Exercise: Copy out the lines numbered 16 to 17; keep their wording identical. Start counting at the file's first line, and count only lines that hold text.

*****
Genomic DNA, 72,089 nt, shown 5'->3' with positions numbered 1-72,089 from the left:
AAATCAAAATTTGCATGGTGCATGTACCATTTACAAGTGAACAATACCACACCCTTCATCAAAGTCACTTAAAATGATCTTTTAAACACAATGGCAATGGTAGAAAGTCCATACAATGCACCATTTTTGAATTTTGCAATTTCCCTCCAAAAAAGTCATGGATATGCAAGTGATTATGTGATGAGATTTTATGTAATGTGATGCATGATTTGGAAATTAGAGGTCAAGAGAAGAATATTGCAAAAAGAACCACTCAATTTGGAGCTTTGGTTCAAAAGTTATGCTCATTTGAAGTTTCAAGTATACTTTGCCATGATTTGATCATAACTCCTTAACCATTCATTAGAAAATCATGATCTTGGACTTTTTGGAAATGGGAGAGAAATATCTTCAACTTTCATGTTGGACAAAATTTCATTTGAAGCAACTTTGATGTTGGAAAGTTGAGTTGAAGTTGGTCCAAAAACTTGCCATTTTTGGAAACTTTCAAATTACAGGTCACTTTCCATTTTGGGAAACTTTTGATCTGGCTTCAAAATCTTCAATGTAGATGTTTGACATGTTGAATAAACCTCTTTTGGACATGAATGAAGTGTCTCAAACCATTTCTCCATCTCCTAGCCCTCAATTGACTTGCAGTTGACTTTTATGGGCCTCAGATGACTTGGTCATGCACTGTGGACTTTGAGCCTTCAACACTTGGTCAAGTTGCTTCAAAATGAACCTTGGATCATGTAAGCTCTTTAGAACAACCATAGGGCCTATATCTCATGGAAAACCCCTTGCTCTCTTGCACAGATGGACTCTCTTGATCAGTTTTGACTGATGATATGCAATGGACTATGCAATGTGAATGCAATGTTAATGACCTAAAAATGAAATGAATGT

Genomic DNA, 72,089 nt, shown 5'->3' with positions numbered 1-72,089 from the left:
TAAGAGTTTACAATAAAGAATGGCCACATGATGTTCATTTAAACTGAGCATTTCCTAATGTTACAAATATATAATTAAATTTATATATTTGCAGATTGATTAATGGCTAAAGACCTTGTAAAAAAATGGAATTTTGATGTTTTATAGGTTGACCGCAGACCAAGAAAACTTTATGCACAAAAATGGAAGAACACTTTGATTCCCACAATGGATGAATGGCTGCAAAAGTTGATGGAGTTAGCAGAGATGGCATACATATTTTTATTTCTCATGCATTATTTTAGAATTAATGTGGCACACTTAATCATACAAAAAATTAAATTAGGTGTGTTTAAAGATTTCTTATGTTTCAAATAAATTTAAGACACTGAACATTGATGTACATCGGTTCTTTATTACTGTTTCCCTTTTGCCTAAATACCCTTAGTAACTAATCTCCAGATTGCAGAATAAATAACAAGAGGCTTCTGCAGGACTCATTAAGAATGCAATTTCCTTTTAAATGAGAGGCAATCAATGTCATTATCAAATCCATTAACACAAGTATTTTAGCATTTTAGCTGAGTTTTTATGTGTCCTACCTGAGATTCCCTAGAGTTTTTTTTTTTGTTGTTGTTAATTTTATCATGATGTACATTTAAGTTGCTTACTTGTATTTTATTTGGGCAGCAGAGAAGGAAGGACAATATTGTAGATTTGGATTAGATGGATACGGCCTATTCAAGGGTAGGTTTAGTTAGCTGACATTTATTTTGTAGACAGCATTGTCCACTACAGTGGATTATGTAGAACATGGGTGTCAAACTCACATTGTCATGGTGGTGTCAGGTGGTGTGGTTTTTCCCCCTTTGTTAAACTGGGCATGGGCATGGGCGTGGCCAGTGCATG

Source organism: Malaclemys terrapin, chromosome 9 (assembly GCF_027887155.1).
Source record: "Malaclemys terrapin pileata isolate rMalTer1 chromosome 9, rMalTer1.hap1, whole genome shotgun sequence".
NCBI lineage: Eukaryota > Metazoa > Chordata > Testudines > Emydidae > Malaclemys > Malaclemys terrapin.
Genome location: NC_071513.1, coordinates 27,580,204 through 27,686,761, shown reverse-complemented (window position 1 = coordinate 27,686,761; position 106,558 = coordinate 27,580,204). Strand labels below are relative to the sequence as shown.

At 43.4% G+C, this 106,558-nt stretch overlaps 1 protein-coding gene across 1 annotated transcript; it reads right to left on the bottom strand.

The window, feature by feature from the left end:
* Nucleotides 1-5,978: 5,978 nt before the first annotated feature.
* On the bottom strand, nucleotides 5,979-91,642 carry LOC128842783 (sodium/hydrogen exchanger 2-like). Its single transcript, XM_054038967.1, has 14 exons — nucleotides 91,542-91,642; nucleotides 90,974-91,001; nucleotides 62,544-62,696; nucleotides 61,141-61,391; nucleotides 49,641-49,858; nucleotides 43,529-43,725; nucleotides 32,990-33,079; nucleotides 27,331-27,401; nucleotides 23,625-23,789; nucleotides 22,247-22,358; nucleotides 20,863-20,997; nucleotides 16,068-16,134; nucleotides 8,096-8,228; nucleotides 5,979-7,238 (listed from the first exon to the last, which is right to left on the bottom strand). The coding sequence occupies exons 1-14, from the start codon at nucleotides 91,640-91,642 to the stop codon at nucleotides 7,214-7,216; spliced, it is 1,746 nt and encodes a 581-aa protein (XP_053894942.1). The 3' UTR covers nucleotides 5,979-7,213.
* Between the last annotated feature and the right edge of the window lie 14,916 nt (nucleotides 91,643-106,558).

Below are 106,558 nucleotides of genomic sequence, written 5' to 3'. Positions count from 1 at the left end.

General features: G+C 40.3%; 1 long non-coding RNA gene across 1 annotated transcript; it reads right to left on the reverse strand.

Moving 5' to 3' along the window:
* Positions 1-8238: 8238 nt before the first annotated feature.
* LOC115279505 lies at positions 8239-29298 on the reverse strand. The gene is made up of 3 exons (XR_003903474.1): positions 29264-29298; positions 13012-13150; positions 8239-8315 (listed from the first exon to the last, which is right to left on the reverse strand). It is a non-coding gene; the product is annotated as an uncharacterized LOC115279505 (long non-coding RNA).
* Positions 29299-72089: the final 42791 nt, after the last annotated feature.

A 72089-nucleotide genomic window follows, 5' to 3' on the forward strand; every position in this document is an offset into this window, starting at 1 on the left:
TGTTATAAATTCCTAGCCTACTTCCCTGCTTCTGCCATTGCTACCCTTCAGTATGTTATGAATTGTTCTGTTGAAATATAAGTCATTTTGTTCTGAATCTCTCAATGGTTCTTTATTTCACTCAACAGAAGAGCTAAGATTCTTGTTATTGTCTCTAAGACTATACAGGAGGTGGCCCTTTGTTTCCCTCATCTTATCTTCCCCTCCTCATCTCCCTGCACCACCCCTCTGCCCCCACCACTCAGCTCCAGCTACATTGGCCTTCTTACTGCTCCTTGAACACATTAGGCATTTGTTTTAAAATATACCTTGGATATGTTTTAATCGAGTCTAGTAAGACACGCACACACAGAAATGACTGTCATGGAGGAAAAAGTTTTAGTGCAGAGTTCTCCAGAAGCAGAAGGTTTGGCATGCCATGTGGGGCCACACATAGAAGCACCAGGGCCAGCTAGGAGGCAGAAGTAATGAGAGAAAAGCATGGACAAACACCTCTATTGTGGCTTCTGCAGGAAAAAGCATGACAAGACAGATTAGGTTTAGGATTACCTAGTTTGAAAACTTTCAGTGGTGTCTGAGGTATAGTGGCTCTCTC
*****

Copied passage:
Moving 5' to 3' along the window:
* Positions 1-8238: 8238 nt before the first annotated feature.